With sharp words for the attorney who brought the case, a federal judge has thrown out a lawsuit alleging a pervasive pattern of racial and age bias against employees at the Minneapolis Convention Center.

U.S. District Judge Ann Montgomery ordered Wednesday the dismissal of the 2010 lawsuit filed on behalf of six convention center employees, five of whom had been previously fired. They alleged a pattern of bias in hiring, promotion and work assignments at the center. Five are black and one is Indian. Two are disabled.

Montgomery wrote that the plaintiffs likely will be disheartened by the dismissal and she wasn't trying to diminish their experiences.

But after making a thorough review of their documents, Montgomery wrote, "it is not for the Court, as a neutral arbiter, to assemble Plaintiff's claims for them," but rather the job of their lawyer, Christopher R. Walsh.

Walsh rejected the criticism, describing himself as a "brilliant attorney" with 20 years' experience in employment law. "Judges in America, they don't want to have a trial in court anymore. They want a paper case," he said.

City Attorney Susan Segal said Thursday: "It is clear the court carefully weighed all of the evidence and concluded that the plaintiffs' claims did not make out a case of discrimination."

Lead plaintiff Ronald Benford learned of the dismissal from a reporter. "Wow," he said. "I'm kind of shocked on that one. Hopefully the attorney will appeal this. I don't feel that is right."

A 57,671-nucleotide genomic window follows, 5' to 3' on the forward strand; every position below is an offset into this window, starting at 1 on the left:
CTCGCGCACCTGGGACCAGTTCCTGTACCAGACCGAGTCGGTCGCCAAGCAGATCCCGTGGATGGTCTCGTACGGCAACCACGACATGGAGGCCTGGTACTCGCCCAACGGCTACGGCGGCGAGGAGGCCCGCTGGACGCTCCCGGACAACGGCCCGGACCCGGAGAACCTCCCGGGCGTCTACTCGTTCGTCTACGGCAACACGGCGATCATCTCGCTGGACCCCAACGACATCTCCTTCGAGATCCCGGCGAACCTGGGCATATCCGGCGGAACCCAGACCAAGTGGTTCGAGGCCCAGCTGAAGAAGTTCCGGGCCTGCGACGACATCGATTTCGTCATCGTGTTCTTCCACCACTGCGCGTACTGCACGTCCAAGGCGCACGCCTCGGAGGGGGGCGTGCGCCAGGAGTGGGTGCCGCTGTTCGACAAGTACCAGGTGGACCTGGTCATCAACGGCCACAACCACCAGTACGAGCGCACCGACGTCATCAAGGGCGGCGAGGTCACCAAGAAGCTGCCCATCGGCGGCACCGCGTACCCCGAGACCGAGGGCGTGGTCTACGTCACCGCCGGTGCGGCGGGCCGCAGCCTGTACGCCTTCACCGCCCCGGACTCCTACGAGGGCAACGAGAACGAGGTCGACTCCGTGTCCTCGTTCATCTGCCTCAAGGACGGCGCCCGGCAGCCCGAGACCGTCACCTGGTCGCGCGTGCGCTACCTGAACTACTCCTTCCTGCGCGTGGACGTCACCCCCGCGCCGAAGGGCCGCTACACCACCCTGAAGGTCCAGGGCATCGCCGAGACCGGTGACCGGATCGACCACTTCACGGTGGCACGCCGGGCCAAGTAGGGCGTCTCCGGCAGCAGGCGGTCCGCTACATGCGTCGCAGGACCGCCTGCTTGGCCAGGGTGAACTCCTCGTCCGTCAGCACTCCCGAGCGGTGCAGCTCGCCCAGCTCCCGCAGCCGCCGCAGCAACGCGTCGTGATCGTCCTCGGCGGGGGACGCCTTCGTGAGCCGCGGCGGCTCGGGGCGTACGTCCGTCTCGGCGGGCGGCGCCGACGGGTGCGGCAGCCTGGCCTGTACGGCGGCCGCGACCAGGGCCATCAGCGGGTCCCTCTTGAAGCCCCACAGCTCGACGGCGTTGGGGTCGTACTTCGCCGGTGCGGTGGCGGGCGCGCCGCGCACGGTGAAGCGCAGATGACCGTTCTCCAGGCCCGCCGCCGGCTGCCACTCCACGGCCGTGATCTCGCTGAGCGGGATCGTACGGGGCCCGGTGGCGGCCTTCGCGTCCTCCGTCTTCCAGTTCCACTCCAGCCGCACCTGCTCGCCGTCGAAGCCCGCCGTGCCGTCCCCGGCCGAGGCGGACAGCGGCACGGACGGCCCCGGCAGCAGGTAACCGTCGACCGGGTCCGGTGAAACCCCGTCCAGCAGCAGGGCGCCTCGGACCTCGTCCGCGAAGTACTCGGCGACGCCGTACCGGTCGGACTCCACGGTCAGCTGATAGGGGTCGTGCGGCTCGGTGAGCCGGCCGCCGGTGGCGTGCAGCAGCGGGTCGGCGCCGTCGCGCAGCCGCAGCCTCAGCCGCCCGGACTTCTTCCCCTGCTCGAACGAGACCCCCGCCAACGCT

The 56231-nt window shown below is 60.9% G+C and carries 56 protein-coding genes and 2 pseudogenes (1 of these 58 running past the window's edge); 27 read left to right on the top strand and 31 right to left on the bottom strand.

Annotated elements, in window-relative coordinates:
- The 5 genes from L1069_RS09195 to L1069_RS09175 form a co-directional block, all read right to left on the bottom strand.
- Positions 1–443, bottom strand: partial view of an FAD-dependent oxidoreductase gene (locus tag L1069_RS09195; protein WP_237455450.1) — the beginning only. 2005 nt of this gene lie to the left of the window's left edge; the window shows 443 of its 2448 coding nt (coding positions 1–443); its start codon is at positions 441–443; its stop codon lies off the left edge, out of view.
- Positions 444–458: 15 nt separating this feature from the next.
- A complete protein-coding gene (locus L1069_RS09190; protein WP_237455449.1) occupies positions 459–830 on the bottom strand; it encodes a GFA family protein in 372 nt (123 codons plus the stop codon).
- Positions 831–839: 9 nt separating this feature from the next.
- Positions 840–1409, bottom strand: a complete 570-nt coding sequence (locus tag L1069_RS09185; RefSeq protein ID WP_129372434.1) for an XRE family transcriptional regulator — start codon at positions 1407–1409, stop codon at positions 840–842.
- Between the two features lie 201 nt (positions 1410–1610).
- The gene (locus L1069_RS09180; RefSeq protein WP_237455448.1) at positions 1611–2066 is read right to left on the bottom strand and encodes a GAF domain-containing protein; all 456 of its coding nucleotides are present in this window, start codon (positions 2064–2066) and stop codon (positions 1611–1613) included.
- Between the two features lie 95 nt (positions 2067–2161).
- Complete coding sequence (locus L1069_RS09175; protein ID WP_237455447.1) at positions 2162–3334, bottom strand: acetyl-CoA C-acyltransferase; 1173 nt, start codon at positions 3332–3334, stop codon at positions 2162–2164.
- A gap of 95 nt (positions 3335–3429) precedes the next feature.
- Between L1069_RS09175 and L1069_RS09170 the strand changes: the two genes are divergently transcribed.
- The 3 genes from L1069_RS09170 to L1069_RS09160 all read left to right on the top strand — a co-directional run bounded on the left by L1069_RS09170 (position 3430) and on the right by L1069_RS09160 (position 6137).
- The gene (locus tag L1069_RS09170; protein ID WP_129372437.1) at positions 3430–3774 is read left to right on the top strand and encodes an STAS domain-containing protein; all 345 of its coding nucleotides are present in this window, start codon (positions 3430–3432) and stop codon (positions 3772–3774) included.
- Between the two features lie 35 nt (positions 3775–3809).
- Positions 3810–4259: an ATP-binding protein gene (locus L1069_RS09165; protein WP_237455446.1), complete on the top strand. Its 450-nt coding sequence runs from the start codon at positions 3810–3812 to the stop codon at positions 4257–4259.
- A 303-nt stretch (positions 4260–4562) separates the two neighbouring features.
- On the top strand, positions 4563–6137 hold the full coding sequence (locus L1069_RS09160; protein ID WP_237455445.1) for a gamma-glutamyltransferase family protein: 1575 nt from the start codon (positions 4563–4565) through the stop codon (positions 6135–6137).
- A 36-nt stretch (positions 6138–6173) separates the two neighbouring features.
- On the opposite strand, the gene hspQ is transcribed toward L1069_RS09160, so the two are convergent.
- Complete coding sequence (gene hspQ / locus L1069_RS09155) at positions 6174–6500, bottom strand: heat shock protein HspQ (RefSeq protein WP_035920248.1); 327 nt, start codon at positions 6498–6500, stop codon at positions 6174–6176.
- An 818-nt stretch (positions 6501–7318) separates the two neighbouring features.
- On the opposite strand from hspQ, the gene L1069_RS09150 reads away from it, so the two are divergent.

Montgomery's ruling described multiple problems with Walsh's handling of the case: He broke federal and local district rules of procedure. He only properly served his charges against the city when dismissal was threatened. A motion for summary judgment was "rife with incomplete sentences and blank citations." Evidence was often anecdotal. Arguments weren't linked to evidence. Walsh was months late in responding to discovery requests and then did so with partial answers. He was late in disclosing expert witnesses. He failed to attend a pretrial conference.

At one point, Montgomery wrote, the court advised Walsh to review the Minnesota Rules of Professional Conduct.

Montgomery wrote that she tried to locate relevant portions of the record but "the task of sifting through several thousand pages of documents to support Plaintiff's claims is not the Court's function. The Court will not advocate for Plaintiffs by mustering the evidence and making arguments when their counsel has neglected to do so."

Walsh said, "I take her criticisms personally. I strongly disagree with them. I think they have nothing to do with justice in this case. I think they have nothing to do with her duty." He said he'll appeal and may seek to vacate the judgment. Walsh said the U.S. Department of Labor is still investigating claims of convention center discrimination.

Steve Brandt • 612-673-4438 Twitter: @brandtstrib